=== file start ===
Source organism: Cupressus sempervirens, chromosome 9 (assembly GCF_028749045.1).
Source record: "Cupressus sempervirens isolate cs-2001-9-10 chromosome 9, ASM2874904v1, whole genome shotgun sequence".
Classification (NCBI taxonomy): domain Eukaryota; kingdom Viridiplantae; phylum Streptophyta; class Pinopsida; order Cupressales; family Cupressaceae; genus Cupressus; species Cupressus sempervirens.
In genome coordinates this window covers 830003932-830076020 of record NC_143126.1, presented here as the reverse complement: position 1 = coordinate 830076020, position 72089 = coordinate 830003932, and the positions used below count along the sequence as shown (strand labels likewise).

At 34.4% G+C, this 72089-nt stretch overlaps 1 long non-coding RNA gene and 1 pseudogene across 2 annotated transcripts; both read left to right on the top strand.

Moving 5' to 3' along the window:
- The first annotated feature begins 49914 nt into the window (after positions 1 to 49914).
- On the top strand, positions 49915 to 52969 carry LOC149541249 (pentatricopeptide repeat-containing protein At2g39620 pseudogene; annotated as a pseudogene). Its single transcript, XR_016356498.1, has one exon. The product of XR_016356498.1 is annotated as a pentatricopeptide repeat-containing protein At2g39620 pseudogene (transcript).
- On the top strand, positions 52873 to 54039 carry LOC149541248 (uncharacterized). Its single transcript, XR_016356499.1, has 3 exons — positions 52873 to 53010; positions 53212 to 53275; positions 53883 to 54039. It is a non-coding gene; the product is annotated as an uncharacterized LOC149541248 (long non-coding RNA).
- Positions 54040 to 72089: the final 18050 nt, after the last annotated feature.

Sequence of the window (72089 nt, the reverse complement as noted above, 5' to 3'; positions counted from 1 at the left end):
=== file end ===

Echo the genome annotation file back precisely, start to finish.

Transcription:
Source organism: Cupressus sempervirens, chromosome 9 (assembly GCF_028749045.1).
Source record: "Cupressus sempervirens isolate cs-2001-9-10 chromosome 9, ASM2874904v1, whole genome shotgun sequence".
Classification (NCBI taxonomy): domain Eukaryota; kingdom Viridiplantae; phylum Streptophyta; class Pinopsida; order Cupressales; family Cupressaceae; genus Cupressus; species Cupressus sempervirens.
In genome coordinates this window covers 830003932-830076020 of record NC_143126.1, presented here as the reverse complement: position 1 = coordinate 830076020, position 72089 = coordinate 830003932, and the positions used below count along the sequence as shown (strand labels likewise).

At 34.4% G+C, this 72089-nt stretch overlaps 1 long non-coding RNA gene and 1 pseudogene across 2 annotated transcripts; both read left to right on the top strand.

Moving 5' to 3' along the window:
- The first annotated feature begins 49914 nt into the window (after positions 1 to 49914).
- On the top strand, positions 49915 to 52969 carry LOC149541249 (pentatricopeptide repeat-containing protein At2g39620 pseudogene; annotated as a pseudogene). Its single transcript, XR_016356498.1, has one exon. The product of XR_016356498.1 is annotated as a pentatricopeptide repeat-containing protein At2g39620 pseudogene (transcript).
- On the top strand, positions 52873 to 54039 carry LOC149541248 (uncharacterized). Its single transcript, XR_016356499.1, has 3 exons — positions 52873 to 53010; positions 53212 to 53275; positions 53883 to 54039. It is a non-coding gene; the product is annotated as an uncharacterized LOC149541248 (long non-coding RNA).
- Positions 54040 to 72089: the final 18050 nt, after the last annotated feature.

Sequence of the window (72089 nt, the reverse complement as noted above, 5' to 3'; positions counted from 1 at the left end):